# Documentation

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## Sensitivity Calculation

Calculating sensitivities lets you determine which species or parameter in a model is most sensitive to a specific condition (for example, a drug), defined by a species or parameter. Calculating sensitivities calculates the time-dependent sensitivities of all the species states with respect to species initial conditions and parameter values in the model.

Thus, if a model has a species `x`, and two parameters `y` and `z`, the time-dependent sensitivities of `x` with respect to each parameter value are the time-dependent derivatives

`$\frac{\partial x}{\partial y},\frac{\partial x}{\partial z}$`

where, the numerator is the sensitivity output and the denominators are the sensitivity inputs to sensitivity analysis.

### Model Requirements for Calculating Sensitivities

Sensitivity analysis is supported only by the ordinary differential equation (ODE) solvers. The software calculates local sensitivities by combining the original ODE system for a model with the auxiliary differential equations for the sensitivities. The additional equations are derivatives of the original equations with respect to parameters. This method is sometimes called “forward sensitivity analysis” or “direct sensitivity analysis”. This larger system of ODEs is solved simultaneously by the solver.

SimBiology® sensitivity analysis uses “complex-step approximation” to calculate derivatives of reaction rates. This technique yields accurate results for the vast majority of typical reaction kinetics, which involve only simple mathematical operations and functions. When a reaction rate involves a nonanalytic function, this technique can lead to inaccurate results. In this case, either sensitivity analysis is disabled, or sensitivity analysis warns you that the computed sensitivities may be inaccurate. An example of such a nonanalytic function is the MATLAB® function `abs`. If sensitivity analysis gives questionable results on a model whose reaction rates contain unusual functions, you may be running into limitations of the complex-step method. Contact MathWorks Technical Support for additional information.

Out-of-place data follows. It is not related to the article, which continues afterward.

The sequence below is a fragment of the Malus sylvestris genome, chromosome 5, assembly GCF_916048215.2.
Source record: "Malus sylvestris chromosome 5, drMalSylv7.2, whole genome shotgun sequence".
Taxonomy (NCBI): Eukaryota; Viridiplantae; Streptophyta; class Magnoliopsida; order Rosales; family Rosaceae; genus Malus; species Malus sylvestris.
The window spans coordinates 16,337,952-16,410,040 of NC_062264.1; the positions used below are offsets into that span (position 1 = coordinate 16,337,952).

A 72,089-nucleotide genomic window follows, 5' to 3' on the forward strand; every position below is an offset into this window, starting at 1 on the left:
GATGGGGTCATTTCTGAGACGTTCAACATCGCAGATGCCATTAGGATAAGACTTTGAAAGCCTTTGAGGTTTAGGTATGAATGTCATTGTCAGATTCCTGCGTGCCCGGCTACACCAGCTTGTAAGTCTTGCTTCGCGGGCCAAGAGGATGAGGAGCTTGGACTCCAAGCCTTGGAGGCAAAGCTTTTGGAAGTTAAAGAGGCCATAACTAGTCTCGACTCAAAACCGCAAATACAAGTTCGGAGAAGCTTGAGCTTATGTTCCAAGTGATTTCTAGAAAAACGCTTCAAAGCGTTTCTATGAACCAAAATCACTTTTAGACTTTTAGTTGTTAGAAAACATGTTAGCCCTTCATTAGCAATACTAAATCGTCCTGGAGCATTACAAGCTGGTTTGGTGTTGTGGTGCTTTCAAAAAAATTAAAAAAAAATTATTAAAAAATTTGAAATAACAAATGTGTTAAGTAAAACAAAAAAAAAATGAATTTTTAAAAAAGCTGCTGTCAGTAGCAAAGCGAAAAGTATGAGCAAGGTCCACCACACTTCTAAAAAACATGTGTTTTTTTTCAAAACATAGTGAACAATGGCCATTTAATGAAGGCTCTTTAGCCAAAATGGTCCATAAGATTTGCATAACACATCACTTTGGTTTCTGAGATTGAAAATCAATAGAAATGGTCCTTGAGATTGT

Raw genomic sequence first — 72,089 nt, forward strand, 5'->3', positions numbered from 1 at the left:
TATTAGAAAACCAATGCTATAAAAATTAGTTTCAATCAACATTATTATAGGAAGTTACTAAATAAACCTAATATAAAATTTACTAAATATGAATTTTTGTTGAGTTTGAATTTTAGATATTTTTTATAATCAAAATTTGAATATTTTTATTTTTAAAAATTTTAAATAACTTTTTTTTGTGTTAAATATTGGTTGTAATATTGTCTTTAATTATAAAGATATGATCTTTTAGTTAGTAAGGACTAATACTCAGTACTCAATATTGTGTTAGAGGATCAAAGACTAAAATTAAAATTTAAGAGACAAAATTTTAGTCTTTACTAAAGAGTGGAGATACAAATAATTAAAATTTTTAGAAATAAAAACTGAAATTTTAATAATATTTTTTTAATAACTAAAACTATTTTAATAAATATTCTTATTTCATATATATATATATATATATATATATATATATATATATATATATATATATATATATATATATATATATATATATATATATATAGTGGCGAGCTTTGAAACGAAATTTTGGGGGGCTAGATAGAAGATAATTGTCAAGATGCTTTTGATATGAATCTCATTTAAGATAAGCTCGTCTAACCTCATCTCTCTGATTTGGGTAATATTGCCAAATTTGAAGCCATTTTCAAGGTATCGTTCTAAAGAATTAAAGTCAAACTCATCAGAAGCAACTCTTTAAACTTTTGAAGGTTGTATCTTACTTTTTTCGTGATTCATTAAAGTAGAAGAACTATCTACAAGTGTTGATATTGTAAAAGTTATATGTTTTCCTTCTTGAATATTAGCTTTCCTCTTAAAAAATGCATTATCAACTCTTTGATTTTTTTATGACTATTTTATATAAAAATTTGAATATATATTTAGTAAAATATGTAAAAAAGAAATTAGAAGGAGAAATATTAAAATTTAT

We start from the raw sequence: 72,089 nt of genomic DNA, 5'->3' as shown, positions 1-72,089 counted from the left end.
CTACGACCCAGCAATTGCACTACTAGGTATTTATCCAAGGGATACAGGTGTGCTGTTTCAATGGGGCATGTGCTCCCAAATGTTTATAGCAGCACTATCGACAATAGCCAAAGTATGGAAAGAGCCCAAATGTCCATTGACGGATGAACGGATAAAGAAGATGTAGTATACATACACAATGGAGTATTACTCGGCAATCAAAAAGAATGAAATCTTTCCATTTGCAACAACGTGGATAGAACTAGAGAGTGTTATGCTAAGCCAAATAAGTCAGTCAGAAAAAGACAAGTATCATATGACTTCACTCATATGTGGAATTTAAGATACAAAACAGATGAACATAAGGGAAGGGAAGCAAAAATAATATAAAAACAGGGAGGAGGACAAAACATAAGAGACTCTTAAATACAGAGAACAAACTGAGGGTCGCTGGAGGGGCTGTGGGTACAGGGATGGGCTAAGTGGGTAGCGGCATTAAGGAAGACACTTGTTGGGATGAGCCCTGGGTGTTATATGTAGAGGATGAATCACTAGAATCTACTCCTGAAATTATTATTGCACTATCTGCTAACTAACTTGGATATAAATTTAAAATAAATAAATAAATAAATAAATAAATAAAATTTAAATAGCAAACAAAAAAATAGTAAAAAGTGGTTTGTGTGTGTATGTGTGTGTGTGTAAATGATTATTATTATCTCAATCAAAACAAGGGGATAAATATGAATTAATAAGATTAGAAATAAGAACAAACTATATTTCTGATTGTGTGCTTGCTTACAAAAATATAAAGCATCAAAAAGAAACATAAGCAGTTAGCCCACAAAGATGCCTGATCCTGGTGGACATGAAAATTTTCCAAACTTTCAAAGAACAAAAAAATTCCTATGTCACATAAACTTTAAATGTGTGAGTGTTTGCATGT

### Note

Models containing the following active components do not support sensitivity analysis:

• Nonconstant compartments

• Algebraic rules

• Events

### Note

You can perform sensitivity analysis on a model containing repeated assignment rules, but only if the repeated assignment rules do not determine species or parameters used as inputs or outputs in sensitivity analysis.

### Calculate Sensitivities using sbiosimulate or SimFunctionSensitivity Object

You can calculate sensitivities using `sbiosimulate` or the `SimFunctionSensitivity object`.

#### Calculate using sbiosimulate

Set the following properties of the `SolverOptions` property of your `configset` object, before running the `sbiosimulate` function:

• `SensitivityAnalysis` — Set to `true` to calculate the time-dependent sensitivities of all the species states defined by the `Outputs` property with respect to the initial conditions of the species and the values of the parameters specified in `Inputs`.

• `SensitivityAnalysisOptions` — An object that holds the sensitivity analysis options in the configuration set object. Properties of `SensitivityAnalysisOptions` are:

After setting `SolverOptions` properties, calculate the sensitivities of a model by providing the `model object` as an input argument to the `sbiosimulate` function.

The `sbiosimulate` function returns a `SimData object` containing the following simulation data:

• Time points, state data, state names, and sensitivity data

• Metadata such as the types and names for the logged states, the configuration set used during simulation, and the date of the simulation

A `SimData object` is a convenient way of keeping time data, state data, sensitivity data, and associated metadata together. A `SimData object` has properties and methods associated with it, which you can use to access and manipulate the data.

For illustrated examples, see:

#### Calculate using SimFunctionSensitivity object

Create a ```SimFunctionSensitivity object``` using the `createSimFunction` specifying the `'SensitivityOutputs'` and `'SensitivityInputs'` name-value pair arguments. Then execute the object. For an illustrated example, see Calculate Sensitivities Using SimFunctionSensitivity Object.

### References

Ingalls, B.P, and Sauro, H.M. (2003). Sensitivity analysis of stoichiometric networks: an extension of metabolic control analysis to non-steady state trajectories. J Theor Biol. 222(1), 23–36.

Martins, J.R.R.A., Sturdza, P., and Alanso, J.J. (Jan. 2001). The connection between the complex-step derivative approximation and algorithmic differentiation. AIAA Paper 2001–0921.

Martins, J.R.R.A., Kroo, I.M., and Alanso, J.J. (Jan. 2000). An automated method for sensitivity analysis using complex variables. AIAA Paper 2000–0689.